30 Replies to “How to dress like a Norwegian”

  1. You don't want a first layer sucking to the skin. You want air between you and the first contact layer. Air is the easiest to heat as insulted.

  2. You don't wear any cotton whatsoever in cold conditions.Plus a lot of people are allergic to wool even merino wool DIMWIT!

  3. KEEP WARM IN WINTER – commentary by Roller Derby Star Saintly, Chrisentiae Saint-Piaf.

    Two points:

    1. I feel you could have emphasized pants layering more. The model has leggings and suddenly pants. She is not shown putting them on, and you do not discuss this.

    2. Wool is excellent but not always available due to a tight budget or ease of access. Therefore a substitute material made from modern polyester is suitable.

    The main advantage of wool over polyester is that wool is fire retardant, meaning it will not burn easily/quickly and melt like polyester. Just always stay away from open flames, extreme heat.

    To summarize how to dress for winter:

    1. Underpants + bra. All of these are basically cotton, so carry extra to change. A bra may be optional, depending on the lady.
    2. Leggings and long sleeve thin, close fitting top … ideally made from wool or a modern polyester that wicks away sweat. Do NOT use cotton or bamboo or other plant based fabric as these act like a sponge, absorb sweat, and that in turn cools the body … deadly in winter.
    3. The third layer is thicker and looser, like a wool or polyester pullover and pants … something that you would wear normally in the cold.
    4. The final layer is wind, rain, snow protection. This is the shell and comes in two parts. The coat or jacket and the pants.

    Now onto the head. You will need proper head covering, that includes the ears. Wool is excellent and highly recommended. If you can't get wool, opt for modern polyester, though this needs to be like wool … thick to keep the wind out … it has to basically be three layers in one. So to wick, keep warm, and act as a shell.

    Now onto feet. Dry, dry, dry. Keep your feet dry and they will keep warm. A wool blend is highly recommended, but no cotton. Wool isn't that strong, so for socks, it needs to be blended with like polyester. Avoid plant material like cotton and bamboo, which will act like a sponge.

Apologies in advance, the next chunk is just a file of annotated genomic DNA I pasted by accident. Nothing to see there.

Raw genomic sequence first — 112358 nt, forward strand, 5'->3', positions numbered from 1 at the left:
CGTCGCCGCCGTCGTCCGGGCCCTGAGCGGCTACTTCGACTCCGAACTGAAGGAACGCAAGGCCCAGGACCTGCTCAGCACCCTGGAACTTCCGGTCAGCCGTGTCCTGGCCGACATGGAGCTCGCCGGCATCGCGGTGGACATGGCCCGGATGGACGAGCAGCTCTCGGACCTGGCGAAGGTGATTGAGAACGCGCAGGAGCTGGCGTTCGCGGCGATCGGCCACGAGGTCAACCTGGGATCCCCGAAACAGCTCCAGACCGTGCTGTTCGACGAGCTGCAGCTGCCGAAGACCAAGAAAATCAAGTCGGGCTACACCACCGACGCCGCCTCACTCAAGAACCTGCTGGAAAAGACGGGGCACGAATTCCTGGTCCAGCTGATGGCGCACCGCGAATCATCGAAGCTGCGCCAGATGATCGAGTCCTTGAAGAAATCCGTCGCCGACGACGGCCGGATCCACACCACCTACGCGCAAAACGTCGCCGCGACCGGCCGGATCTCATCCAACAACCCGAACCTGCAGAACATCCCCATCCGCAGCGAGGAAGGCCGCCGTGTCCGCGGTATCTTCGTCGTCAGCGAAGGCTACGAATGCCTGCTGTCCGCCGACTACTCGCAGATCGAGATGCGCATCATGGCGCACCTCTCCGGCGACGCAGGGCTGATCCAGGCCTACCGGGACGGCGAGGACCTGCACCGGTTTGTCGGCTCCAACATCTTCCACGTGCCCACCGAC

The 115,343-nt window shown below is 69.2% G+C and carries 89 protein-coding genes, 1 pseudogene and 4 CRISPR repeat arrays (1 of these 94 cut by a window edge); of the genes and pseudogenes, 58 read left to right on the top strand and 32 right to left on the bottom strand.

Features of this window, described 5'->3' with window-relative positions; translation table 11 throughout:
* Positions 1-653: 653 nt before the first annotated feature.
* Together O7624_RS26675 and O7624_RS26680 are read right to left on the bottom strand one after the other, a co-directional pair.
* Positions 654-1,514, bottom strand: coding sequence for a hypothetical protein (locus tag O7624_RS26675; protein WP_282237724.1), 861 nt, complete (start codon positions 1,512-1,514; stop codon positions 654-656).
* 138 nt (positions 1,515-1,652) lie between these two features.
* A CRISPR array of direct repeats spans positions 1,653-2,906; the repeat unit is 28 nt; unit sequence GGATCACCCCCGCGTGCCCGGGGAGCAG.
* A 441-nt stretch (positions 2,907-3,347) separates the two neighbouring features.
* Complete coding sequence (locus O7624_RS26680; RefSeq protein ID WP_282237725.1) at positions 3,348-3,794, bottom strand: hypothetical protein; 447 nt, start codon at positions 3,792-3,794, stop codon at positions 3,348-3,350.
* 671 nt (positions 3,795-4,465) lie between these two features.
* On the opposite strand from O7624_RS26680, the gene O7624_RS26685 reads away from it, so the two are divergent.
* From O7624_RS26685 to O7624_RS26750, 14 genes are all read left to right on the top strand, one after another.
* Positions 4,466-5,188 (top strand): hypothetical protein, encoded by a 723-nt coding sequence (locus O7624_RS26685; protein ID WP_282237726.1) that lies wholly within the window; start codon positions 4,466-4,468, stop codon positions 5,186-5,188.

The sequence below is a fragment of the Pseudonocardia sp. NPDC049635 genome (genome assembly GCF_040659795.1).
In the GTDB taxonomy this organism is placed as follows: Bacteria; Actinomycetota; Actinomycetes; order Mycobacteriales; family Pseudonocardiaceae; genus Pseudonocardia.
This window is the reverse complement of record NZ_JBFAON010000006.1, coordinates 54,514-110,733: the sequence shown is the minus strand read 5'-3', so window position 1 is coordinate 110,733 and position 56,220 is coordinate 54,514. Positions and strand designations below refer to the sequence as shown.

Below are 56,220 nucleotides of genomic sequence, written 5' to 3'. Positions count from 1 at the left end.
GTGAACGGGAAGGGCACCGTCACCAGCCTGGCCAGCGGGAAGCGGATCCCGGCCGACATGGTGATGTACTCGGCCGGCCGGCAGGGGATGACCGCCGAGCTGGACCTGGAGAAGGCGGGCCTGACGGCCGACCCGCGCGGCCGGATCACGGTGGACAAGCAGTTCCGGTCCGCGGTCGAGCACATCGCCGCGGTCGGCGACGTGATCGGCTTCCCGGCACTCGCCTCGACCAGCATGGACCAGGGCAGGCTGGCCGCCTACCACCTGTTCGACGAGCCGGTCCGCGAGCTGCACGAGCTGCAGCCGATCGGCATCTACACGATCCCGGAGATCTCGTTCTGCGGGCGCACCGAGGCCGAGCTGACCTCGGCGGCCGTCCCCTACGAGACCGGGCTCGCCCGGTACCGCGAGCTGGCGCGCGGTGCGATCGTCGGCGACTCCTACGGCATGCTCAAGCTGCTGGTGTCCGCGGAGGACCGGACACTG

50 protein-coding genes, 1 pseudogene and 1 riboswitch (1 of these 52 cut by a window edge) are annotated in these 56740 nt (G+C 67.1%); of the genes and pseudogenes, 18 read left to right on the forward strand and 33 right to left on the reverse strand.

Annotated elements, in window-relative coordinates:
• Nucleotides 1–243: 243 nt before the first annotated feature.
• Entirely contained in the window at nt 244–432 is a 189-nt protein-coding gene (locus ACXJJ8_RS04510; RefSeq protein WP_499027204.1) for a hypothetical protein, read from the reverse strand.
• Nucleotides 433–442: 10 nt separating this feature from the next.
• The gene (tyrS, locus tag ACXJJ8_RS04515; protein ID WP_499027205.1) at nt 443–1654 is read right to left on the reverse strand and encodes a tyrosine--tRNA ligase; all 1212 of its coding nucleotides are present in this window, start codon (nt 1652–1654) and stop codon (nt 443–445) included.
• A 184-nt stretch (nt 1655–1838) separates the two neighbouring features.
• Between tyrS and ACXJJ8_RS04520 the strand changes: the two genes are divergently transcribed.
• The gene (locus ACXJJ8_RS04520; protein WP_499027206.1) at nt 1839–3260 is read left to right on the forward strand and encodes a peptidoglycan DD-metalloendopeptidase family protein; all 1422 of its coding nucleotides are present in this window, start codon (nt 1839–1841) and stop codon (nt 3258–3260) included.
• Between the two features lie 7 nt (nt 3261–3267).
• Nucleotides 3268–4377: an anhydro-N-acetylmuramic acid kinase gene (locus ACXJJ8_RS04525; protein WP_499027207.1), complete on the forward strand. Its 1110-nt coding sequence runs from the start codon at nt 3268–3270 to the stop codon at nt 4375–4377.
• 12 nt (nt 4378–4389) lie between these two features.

Depending on your foot wear, you may want to double layer your socks, a thin layer and then a thicker layer.

    Now onto shoes. Your winter shoes need to repel water, especially around the toes and heel height. There are various boots that achieve this, at various price points. Try to buy something on sale, if your are on a tight budget like me. Shop around.

    Foot wear needs to be comfortable, and if it isn't, you will damage your feet. If after putting new shoes on, you feel pressure points such as your heels, then apply band aids there, and this will greatly reduce the chance of blisters. Do so until your boots wear in and your feet toughen.

    Pack extra underwear and socks. Take extra, extra socks !!!

    Keep safe by being smart.

  4. The shits to tight!!! I work outside in the backcountry for the forest service…We NEVER wear tight fitting clothes!!! You need space to heat up….and I've worked in 40 below zero degrees Fahrenheit and having tight fitting clothes on feels nasty!! She should wear a latex dress if she wants to wear something tight fitting it would look better than that shit shes wearing !!😉

  5. A Whitby Hand Warmer is also worth having. 12 hours of heat and great to slip into the underwear to avoid shrinkage!!!

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